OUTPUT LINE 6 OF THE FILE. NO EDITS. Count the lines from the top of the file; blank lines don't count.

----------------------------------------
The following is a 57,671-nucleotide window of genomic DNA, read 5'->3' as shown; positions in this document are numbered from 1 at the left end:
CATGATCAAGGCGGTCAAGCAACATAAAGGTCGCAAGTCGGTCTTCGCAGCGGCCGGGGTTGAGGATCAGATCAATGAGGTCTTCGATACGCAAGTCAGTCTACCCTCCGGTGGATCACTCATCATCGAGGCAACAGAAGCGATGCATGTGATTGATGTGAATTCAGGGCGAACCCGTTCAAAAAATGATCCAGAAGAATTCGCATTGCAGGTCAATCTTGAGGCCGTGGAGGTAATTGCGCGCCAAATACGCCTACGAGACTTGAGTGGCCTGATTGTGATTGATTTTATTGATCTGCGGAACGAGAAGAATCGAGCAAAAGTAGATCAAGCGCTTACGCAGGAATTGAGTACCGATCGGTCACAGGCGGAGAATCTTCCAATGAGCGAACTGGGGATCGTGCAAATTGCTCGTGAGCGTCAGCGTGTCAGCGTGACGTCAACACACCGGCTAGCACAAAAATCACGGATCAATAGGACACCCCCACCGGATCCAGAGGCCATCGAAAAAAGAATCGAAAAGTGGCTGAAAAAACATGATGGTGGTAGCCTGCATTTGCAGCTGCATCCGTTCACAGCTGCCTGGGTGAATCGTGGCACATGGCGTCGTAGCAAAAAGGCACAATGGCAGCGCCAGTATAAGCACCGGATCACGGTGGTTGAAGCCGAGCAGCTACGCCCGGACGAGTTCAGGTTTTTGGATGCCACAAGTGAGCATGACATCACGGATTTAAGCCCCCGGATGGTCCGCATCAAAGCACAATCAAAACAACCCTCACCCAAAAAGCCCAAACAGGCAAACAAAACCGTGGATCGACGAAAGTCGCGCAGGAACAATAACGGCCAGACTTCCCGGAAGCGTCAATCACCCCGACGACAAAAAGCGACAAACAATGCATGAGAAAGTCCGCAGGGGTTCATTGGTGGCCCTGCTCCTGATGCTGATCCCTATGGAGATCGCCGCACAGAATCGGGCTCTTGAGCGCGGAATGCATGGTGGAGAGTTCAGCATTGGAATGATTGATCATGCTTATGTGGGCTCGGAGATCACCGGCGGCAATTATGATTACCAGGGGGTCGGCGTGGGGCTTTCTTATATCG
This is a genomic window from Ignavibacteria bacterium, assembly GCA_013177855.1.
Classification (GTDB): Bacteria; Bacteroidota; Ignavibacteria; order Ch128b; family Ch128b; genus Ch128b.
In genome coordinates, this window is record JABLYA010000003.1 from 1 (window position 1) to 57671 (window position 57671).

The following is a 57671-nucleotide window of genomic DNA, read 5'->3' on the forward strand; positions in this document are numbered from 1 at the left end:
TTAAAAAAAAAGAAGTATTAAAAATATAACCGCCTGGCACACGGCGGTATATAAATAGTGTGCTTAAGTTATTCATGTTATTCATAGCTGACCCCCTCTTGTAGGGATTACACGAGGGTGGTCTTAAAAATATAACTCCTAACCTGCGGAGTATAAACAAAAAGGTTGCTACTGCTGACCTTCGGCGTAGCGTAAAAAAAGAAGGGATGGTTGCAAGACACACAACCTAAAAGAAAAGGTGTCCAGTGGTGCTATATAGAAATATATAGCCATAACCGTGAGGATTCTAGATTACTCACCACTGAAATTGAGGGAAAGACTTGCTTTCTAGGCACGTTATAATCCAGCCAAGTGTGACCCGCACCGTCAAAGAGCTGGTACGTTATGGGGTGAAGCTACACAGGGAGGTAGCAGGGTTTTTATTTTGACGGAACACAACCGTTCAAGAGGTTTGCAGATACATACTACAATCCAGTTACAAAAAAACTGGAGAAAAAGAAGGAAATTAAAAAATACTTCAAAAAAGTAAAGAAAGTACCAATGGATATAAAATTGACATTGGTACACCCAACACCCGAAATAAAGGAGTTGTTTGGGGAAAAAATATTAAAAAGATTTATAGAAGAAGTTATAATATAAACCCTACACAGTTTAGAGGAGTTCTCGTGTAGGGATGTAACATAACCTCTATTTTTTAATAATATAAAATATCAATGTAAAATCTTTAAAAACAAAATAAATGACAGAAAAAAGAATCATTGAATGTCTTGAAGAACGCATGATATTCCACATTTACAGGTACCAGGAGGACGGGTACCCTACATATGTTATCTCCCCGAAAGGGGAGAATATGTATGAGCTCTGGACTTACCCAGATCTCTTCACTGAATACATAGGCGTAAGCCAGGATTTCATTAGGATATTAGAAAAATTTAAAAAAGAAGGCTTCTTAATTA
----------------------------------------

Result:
The following is a 57671-nucleotide window of genomic DNA, read 5'->3' on the forward strand; positions in this document are numbered from 1 at the left end: